Mexico press struggles amid hostile environment and recent wave of murders

mexico press struggles amid hostile environment and recent wave of murders

mexico press struggles amid hostile environment and recent wave of murders

Mexico Mexico – is known to be hostile, exceedingly and aggressively so, against its journalists. As the journalists try to function in a dangerous environment wherein, they are in constant war against forces that attempt to mute their voice, a recent wave of murders has taken a different tangent to this ever-going fight. And the journalists in Mexico are now fed up. Tuesday night journalists and human rights activists across the North American country demonstrated demanding press freedom in the country. Fallen fellow journalists were paid tribute as the protesters held signs reading “journalism at risk”.

This month alone, three reporting journalists have been killed in the country. Journalist Lourdes Maldonado López, who had told Mexican President Andrés Manuel López Obrador in 2019 that her life was in danger, was shot to death inside her car on Sunday. Alfonso Margarito Martínez Esquivel, a photojournalist, was shot in the head outside his home on January 17. Jose Luis Gamboa, the founder and editor of two news websites, was killed on January 10.

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In 2021, nine journalists were killed in Mexico. According to the Committee to Protect Journalists (CPJ), Mexico is one of the most dangerous countries to practice journalism in the world. But recent weeks have witnessed a worsening situation for reporters in the country. CPJ Latin America and Caribbean program coordinator Natalie Southwick said that currently Mexican journalists are being forced to think about “whether what they’re doing is worth the risk to their families.”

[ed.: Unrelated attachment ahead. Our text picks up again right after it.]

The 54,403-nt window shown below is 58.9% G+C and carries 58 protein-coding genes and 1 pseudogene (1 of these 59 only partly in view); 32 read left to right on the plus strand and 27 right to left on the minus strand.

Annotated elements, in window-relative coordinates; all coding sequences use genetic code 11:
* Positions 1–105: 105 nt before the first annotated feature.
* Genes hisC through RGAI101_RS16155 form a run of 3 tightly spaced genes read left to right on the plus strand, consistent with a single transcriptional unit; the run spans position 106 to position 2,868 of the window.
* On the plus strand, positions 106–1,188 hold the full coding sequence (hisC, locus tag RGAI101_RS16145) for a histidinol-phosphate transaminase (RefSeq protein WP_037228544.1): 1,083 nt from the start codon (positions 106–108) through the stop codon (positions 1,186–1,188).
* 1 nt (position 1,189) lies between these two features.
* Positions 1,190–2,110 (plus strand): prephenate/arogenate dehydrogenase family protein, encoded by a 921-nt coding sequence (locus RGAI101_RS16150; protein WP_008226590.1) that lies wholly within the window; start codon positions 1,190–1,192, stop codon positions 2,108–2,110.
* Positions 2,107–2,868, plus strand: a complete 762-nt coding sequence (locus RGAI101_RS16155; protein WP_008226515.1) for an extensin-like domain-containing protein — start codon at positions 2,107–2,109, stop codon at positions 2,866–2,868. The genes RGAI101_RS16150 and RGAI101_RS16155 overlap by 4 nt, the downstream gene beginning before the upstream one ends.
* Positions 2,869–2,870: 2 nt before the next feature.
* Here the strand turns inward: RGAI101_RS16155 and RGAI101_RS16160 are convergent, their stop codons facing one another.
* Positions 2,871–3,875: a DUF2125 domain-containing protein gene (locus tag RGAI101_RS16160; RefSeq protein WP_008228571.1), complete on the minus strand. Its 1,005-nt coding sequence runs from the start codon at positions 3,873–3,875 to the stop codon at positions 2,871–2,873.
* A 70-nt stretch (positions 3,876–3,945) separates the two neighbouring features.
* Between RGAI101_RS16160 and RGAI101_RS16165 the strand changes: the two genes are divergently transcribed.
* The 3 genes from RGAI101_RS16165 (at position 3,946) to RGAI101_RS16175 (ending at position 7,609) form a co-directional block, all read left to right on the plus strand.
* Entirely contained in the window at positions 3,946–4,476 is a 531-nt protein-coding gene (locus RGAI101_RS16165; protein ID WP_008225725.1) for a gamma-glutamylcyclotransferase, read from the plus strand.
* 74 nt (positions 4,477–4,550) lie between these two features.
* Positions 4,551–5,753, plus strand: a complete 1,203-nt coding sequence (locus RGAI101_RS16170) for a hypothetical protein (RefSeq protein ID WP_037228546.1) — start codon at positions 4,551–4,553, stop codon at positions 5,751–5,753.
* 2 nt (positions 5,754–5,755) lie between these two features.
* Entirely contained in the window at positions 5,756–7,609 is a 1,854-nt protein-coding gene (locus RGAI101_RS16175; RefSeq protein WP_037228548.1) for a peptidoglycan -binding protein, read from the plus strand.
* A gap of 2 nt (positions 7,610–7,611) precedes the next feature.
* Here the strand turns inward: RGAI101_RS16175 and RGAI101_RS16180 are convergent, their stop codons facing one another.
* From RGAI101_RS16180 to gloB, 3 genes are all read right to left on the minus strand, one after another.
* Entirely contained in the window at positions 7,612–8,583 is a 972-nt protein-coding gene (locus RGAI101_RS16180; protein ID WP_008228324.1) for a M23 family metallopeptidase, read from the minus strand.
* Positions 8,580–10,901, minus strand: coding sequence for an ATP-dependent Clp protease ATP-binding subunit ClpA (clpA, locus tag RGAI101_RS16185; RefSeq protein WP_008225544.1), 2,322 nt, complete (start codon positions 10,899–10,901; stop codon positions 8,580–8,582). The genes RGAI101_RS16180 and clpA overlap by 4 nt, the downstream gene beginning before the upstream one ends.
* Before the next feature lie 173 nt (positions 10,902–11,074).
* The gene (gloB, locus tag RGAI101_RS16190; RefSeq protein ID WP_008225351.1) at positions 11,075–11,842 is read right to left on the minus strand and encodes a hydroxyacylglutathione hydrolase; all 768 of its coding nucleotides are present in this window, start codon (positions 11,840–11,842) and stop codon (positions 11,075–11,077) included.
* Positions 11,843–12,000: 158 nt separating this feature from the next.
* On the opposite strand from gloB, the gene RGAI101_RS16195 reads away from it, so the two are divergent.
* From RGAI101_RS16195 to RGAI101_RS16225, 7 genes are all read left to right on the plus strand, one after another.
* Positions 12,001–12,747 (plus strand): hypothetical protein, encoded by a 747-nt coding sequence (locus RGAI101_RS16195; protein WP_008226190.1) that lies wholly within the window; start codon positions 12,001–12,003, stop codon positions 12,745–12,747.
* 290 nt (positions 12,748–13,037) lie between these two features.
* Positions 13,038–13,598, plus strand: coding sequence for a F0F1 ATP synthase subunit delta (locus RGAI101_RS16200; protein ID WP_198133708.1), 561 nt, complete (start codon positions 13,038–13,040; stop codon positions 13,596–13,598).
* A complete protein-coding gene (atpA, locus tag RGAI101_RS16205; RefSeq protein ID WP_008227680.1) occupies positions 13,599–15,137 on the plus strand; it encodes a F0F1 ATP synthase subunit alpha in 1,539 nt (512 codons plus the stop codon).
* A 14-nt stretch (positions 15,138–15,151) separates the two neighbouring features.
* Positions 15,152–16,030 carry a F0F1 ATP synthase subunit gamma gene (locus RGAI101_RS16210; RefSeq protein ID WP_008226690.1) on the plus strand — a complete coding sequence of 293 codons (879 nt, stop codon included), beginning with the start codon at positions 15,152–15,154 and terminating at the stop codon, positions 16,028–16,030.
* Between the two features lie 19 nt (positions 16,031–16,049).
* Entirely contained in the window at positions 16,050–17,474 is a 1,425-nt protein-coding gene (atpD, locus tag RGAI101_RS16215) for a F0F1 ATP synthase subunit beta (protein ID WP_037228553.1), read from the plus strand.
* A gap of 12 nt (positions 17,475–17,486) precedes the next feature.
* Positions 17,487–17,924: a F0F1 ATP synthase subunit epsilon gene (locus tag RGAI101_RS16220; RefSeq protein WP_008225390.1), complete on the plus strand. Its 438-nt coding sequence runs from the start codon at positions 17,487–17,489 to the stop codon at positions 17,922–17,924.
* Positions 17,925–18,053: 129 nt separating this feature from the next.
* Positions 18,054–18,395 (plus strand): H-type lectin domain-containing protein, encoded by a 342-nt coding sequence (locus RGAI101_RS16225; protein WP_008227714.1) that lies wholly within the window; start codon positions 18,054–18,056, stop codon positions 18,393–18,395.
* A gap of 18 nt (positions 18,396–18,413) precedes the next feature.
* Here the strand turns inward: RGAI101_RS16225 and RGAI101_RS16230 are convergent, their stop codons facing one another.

Earlier this month The Guardian published a story that highlights the worrying situation. “In some regions journalists have become so fearful of being abducted and killed that they take DIY dental impressions and leave them in the freezer at home before going out to report so relatives can identify their remains.” 

“I’ve never felt this worry, not just for me, but a fear for others, for those people I’ve been working with for 20 years,” Aline Corpus, a Tijuana correspondent, said. “You feel like an easy target,” Corpus added. “It’s difficult to put into words what the killings have done,” Vicente Calderón, editor of news site Tijuana Press told CPJ. “You would think that, as journalists who go out every day to cover crime and violence in this city, we would have built up some kind of immunity, but even though we have gotten used to [violence], it has still been a terrible week with lots of introspection.”

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